There are many benefits to welding with a collaborative robot, cost savings, boost in productivity and flexibility are just a few of the advantages that you can look forward to. Let’s discuss how it can positively impact your welding workflow.

Increased Capacity and Boosted Productivity

Suppose you have a small to medium welding company struggling to fulfill large order quantities. In that case, a cobot welder can help you solve these issues. It can weld small parts all day if needed without taking a break and take the pressure off your welders. They can then concentrate on other more significant, value-driven tasks.

Also, it’s lightweight, and without safety fences, so it can be moved from one location to another as needed.

You can also take on different new jobs with small or bigger batches while understanding the cost and time needed to produce.

Cost Savings and Flexibility

In high-mix, low volume production, a collaborative robot is adaptable to perform different tasks in a day. Once programmed, a welding cobot can pull up already programmed jobs anytime and adapt to new sizes and geometries. For example, a collaborative robot can do a small batch production in the morning and do another job in the afternoon. Think of it as having an all-around assistant ready to help with any task. And because of its increased precision, a welding cobot tool can use materials more efficiently and welds faster. This translates to cost savings and higher yield. Studies show that you can expect a return of investment within 6 to 13 months with a welding cobot.

11 Constant Quality

There is no doubt that certified welders are great at their job. Still, the constant repetition of the task can often result in human error and sometimes poor quality results as the welders get tired.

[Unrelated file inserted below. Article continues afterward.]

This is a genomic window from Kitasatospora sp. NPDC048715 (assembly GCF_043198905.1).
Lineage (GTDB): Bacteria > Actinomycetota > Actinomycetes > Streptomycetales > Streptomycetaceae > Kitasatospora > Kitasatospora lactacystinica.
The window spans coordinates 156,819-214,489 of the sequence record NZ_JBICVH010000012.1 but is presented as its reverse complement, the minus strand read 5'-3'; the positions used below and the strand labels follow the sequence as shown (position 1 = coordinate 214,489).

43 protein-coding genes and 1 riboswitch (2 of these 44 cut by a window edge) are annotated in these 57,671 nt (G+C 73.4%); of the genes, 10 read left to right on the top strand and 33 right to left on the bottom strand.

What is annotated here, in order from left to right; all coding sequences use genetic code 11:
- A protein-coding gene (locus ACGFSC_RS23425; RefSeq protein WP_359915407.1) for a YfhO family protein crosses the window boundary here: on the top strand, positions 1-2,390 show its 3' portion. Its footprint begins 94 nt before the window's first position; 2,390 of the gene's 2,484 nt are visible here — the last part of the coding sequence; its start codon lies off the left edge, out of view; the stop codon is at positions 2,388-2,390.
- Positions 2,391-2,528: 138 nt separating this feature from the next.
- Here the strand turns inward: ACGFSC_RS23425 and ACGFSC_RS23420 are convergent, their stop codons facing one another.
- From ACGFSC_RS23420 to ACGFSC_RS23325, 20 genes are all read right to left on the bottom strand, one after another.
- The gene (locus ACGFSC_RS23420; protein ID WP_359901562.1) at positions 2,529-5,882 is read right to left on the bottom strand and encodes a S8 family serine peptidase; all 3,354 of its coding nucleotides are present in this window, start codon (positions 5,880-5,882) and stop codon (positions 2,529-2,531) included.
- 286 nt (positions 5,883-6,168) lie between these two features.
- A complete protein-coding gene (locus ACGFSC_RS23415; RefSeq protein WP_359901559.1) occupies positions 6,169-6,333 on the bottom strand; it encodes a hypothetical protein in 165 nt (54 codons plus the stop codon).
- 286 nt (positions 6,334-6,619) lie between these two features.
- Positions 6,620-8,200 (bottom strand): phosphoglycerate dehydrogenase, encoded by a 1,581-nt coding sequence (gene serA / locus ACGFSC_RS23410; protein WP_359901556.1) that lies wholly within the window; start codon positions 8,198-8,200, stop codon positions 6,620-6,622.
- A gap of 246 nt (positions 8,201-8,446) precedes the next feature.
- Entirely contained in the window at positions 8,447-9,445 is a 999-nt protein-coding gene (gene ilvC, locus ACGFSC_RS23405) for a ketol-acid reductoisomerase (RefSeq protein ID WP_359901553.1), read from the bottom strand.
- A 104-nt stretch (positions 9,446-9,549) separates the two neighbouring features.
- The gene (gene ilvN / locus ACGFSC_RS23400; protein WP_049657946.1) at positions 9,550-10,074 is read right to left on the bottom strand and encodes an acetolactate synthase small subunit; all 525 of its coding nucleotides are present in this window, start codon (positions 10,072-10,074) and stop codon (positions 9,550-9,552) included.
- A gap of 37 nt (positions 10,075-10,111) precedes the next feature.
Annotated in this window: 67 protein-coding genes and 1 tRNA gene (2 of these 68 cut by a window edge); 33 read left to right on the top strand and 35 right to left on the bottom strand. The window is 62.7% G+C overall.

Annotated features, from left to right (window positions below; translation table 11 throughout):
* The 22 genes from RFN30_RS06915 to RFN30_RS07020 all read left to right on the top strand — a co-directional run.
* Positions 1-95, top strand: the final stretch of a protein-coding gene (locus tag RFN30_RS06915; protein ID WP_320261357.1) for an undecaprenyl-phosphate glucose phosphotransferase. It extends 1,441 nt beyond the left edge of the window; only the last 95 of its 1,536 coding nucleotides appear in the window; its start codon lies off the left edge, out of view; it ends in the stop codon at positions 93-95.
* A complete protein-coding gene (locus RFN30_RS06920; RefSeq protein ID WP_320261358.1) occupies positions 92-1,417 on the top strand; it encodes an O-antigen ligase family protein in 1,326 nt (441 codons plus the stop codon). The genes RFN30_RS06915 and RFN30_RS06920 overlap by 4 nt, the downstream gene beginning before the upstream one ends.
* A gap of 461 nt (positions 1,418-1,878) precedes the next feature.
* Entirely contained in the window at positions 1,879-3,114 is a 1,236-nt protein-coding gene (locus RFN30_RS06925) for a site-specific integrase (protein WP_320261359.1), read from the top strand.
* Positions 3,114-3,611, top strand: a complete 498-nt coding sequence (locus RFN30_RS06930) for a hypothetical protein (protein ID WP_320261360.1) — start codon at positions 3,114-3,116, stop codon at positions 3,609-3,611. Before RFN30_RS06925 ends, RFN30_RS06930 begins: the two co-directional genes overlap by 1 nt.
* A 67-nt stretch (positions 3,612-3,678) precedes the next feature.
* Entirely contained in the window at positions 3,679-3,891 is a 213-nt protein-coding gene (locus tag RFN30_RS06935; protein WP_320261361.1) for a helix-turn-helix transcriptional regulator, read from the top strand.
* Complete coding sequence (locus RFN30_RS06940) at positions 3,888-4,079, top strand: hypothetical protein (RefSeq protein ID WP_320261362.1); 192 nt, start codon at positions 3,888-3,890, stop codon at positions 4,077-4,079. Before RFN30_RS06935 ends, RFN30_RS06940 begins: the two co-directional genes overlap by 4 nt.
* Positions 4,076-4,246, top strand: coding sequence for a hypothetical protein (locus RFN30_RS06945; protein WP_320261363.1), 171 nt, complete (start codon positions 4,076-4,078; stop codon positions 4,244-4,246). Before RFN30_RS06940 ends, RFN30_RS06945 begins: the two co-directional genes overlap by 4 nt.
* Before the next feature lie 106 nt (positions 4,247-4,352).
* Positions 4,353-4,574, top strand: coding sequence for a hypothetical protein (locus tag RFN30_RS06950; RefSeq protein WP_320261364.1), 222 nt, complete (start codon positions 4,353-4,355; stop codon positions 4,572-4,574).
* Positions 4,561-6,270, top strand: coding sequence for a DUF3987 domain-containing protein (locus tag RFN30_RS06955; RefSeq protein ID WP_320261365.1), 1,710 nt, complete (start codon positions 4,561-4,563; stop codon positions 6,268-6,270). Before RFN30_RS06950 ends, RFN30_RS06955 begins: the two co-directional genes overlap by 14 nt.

A cobot welder can take over the repetitive, mundane tasks of welding small parts. Once programmed, it produces the same quality 24/7 as required.

Again, this automation assists your welders and frees them up to do more critical tasks.

Easy to Install and Maintain

Industrial welding robots are bigger, need to work in enclosed robotic cells, and need advanced programming knowledge to set up. Welding cobots, on the opposite, are relatively easy to install and move around. They also don’t need robotics specialists to program. Instead, you can train your current welding team to start, program, and maintain the robot.

Collaborative robots are making welding automation more accessible to SME’s than ever. They are increasing productivity and bringing cost savings through their ease of use and flexibility

Considerations before thinking of Automation

  • WHAT IS GOING TO BE THE ROI. – if your return on investment is going to take a pretty long time it is advisable not to think of automation
  • Consider the cost of Automation proposed and work out the pay back period. Are you having orders till then?
  • Best thumb rule is to aim at ROI in two years time
  • Consider the cost of the jigs and fixtures required for automation. The common mistake is not considering this.  Sometimes the jigs and fixtures are more costly than the automation system.
  • Consider the cost of training, programming, knowledge level current and future, and the maintenance costs.
  • Whats the current production and how many the automation will produce in a shift?
  • Whats the cost of labour saved?  Consider upgrading of the knowledge.
  • Cost of training your maintenance personnel to solve problems quickly. A breakdown automation is going to cost a lot of money.
  • Consider the intangibles, viz., Production Stability, Employee safety, Improved Efficiency, More Return Clients and Businesses

How To Get Started With a  Welding Robot – Step by Step

1 – Get Everybody On Board And Set Your KPIs

2 – Decide on Which Task To Automate

3 – Start Small First

4 – Preparing the Jigs and Fixtures

5 – Choose Your Automation Solution Correctly

6 – Train Your Welders

7 – Troubleshoot, Optimize, Repeat